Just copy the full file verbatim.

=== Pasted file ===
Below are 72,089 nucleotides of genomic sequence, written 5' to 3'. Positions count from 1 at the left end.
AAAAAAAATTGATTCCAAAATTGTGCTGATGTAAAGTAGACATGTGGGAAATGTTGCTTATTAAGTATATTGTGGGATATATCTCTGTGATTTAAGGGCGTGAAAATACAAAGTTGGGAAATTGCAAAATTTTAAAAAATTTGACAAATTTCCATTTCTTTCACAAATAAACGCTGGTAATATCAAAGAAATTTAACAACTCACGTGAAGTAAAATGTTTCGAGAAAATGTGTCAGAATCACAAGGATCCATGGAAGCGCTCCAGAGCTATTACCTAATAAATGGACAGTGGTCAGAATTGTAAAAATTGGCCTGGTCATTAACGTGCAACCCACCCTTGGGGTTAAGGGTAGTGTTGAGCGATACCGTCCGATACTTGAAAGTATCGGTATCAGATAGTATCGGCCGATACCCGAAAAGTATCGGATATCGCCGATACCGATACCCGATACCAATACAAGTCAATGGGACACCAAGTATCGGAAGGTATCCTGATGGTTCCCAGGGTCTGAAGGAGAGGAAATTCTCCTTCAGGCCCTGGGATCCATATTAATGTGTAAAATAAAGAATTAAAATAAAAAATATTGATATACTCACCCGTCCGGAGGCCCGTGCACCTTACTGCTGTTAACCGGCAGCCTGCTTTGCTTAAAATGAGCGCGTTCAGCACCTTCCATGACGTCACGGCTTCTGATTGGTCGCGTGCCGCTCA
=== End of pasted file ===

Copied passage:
Below are 72,089 nucleotides of genomic sequence, written 5' to 3'. Positions count from 1 at the left end.
AAAAAAAATTGATTCCAAAATTGTGCTGATGTAAAGTAGACATGTGGGAAATGTTGCTTATTAAGTATATTGTGGGATATATCTCTGTGATTTAAGGGCGTGAAAATACAAAGTTGGGAAATTGCAAAATTTTAAAAAATTTGACAAATTTCCATTTCTTTCACAAATAAACGCTGGTAATATCAAAGAAATTTAACAACTCACGTGAAGTAAAATGTTTCGAGAAAATGTGTCAGAATCACAAGGATCCATGGAAGCGCTCCAGAGCTATTACCTAATAAATGGACAGTGGTCAGAATTGTAAAAATTGGCCTGGTCATTAACGTGCAACCCACCCTTGGGGTTAAGGGTAGTGTTGAGCGATACCGTCCGATACTTGAAAGTATCGGTATCAGATAGTATCGGCCGATACCCGAAAAGTATCGGATATCGCCGATACCGATACCCGATACCAATACAAGTCAATGGGACACCAAGTATCGGAAGGTATCCTGATGGTTCCCAGGGTCTGAAGGAGAGGAAATTCTCCTTCAGGCCCTGGGATCCATATTAATGTGTAAAATAAAGAATTAAAATAAAAAATATTGATATACTCACCCGTCCGGAGGCCCGTGCACCTTACTGCTGTTAACCGGCAGCCTGCTTTGCTTAAAATGAGCGCGTTCAGCACCTTCCATGACGTCACGGCTTCTGATTGGTCGCGTGCCGCTCA